World’s 25 Most Delicious Dishes You Can’t Afford To Miss

It may not be easy traveling around the world to have a taste of these dishes, but a great way to experience a culture is to sample its signature dishes. Try experimenting in your kitchen with the recipes you’ve gathered or when dining outlook for a great restaurant that meets your global taste across countries. Here is a list of 30 most delicious dishes in the world you can’t afford to miss.
Ramen, Japan
Ramen is a Japanese noodle soup, its popularity over the decades has risen tremendously and it is easy to see why. As it is with most dishes, there are regional varieties, including the most popular tonkatsu (pork bone broth) ramen of Kyushu and the miso ramen of Hokkaido. Ramen is a rich meat (or occasionally fish) broth, flavored with soy or miso, and served with toppings such as mushrooms, seaweed, sesame seeds, spring onions, and a soft-boiled egg.
Cacio e Pepe, Italy
Easily translated as “cheese and pepper”, the dish, as its name suggests, uses a handful of basic ingredients: black pepper, cheese, pasta, and butter. You’ll find versions made with either spaghetti or pici, which is a short, thick worm-like pasta, and there’s also debate about what cheese to use – it’s usually either Parmesan or pecorino romano. There are countless divine Italian pasta recipes, but this one is genius in its simplicity.
Southern Fried Chicken, USA
You might think deep frying a piece of chicken is very easy, you would think again. Knowing the amount of seasoning to add, making the perfect batter, and choosing the best way to fry your chicken surely takes a lot of practice. A renowned dish in the American South, a lovely basket of fried chicken would make the list of choices.
Beouf Bourguignon, France
This dish is one of the most famous recipes from Julia Child’s groundbreaking cookbook The French Chef. At first glance, the classic French dish might look roughly finished, but it comes with a lot of work and skills to make it right. The perfect dish consists of beef slowly braised in red wine, plus beef stock, carrots, onions and sometimes mushrooms, this super-rich dish is packed with layers of flavor.
Barramundi, Australia
Barramundi is one of the best Australian cuisines. The dish is just on a class of its own. The whitefish can be fried, grilled, barbecued, baked, chargrilled, or steamed, and it’s perfect when served with a lemon and dill butter.
Raclette, Switzerland
 This is a traditional après-ski meal. The cheese used for this dish is either melted under a grill or in a little pan and then served with potatoes, cornichons, pickled onions, and sometimes a selection of charcuterie. It’s traditionally made with Raclette cheese produced in the region, is believed to have been invented in the Swiss canton of Valais.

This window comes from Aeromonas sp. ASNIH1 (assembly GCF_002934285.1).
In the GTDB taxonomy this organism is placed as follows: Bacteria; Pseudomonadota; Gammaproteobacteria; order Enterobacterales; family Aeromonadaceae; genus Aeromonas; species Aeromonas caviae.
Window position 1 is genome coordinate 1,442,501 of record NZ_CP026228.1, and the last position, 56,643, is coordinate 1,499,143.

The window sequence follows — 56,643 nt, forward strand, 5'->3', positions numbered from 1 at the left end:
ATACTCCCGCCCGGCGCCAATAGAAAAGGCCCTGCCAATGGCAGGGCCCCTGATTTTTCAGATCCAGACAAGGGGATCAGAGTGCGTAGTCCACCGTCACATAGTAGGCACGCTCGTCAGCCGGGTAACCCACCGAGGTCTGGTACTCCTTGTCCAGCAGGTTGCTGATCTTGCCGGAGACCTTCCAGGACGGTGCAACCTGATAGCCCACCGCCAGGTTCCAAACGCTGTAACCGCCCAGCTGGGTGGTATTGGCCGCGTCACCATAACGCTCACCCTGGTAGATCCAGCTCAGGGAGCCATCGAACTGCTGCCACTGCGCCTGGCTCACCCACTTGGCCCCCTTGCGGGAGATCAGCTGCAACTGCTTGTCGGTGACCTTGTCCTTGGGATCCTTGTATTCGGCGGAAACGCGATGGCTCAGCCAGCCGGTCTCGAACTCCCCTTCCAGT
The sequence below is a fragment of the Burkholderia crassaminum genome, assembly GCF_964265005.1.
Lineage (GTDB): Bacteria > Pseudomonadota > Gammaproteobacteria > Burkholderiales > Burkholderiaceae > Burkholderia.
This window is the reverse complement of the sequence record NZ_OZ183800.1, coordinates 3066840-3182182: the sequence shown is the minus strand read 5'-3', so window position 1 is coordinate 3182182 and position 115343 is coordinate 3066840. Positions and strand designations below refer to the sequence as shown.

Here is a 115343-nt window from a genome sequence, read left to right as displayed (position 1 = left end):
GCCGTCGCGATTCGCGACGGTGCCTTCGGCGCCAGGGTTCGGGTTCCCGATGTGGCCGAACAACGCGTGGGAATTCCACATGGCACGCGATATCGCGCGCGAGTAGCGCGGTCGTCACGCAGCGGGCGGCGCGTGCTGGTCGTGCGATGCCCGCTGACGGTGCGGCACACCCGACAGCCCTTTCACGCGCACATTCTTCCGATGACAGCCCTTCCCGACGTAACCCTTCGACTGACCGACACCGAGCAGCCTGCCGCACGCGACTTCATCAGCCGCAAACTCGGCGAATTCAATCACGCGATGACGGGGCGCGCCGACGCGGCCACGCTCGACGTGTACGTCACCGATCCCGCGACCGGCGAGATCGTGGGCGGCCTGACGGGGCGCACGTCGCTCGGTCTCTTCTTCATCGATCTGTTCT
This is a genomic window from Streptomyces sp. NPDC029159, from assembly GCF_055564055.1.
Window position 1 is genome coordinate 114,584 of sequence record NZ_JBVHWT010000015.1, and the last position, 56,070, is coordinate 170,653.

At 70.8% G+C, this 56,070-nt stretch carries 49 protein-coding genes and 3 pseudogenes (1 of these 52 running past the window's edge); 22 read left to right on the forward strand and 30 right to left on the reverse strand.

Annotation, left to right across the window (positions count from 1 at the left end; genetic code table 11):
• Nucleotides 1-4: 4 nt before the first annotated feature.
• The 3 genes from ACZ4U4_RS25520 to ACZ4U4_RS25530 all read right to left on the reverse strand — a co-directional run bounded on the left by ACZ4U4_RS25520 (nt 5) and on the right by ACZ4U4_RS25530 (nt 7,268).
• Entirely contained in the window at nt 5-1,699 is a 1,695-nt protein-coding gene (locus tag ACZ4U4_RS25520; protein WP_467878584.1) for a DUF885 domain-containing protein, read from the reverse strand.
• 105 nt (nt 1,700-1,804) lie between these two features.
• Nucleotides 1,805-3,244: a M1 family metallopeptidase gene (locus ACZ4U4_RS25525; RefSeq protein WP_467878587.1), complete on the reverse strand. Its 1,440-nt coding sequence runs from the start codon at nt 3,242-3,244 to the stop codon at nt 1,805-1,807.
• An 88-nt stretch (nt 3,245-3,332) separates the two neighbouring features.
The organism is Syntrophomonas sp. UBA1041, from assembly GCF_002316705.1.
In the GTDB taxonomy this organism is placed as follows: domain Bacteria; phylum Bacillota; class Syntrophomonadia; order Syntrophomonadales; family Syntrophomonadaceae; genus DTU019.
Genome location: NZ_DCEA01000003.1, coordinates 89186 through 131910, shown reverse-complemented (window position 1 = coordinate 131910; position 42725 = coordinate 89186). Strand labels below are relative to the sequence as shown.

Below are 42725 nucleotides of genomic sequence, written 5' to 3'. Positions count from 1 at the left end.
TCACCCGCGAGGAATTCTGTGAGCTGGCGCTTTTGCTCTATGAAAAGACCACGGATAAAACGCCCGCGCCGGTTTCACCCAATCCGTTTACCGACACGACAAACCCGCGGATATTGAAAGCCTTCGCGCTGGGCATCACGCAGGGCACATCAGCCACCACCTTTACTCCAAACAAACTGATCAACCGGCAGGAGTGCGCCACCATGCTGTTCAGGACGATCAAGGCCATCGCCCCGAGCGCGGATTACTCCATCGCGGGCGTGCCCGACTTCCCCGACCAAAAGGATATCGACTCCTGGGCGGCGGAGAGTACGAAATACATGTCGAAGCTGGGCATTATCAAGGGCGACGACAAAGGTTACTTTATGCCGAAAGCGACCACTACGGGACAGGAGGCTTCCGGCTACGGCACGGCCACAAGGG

Pho, Vietnam
The simplicity of this meal hides seems to hide its complex flavors that are at once unctuous and refreshing. This perfect, warm, and comforting noodle dish has taken the world by surprise and rightly so. Pho’s development was facilitated by the French and Chinese cooking, although it was born in Vietnam in the late 19th century. Right now, it is a lovely Vietnamese offering that you don’t need to search very far to find, no matter where you are in the world.
Poutine, Canada
This dish may not look very attractive at first glance, but this lovely Canadian dish is making waves across Canada and the northeast of the United States. This amazing Quebec dish comprises Comprising fluffy-on-the-inside, crunchy-on-the-outside French fries, and thick, rich and meaty gravy, poutine is elevated to a culinary event by the addition of cheese curds.
Biryani, India
The origin of biryani can be traced to the Muslims of the Indian subcontinent. There are so many varieties of biryani all over the world today. But the basic components, rice, and an assortment of spices are untouchable.
Hamburger, USA
The hamburger was named after the German city of Hamburg in the 19th century. It comprises of ground local beef mixed with onions and garlic and then formed into patties. The modern incarnation is attributed to several Americans and is an essential part of US food culture.  
Tacos, Mexico
The origin of Tacos is usually traced to the Mexicans in the 18th-century silver mines. There is also an American version of Tacos, but the Mexican version of Tacos doesn’t include garnishes like lettuce, tomato, cheese or even sour cream. It comprises of soft corn tortillas full of delicious beef, pork and chicken and usually topped with cilantro, finely diced white onion and a type of salsa or, sometimes, guacamole. 
Smorrebrod, Denmark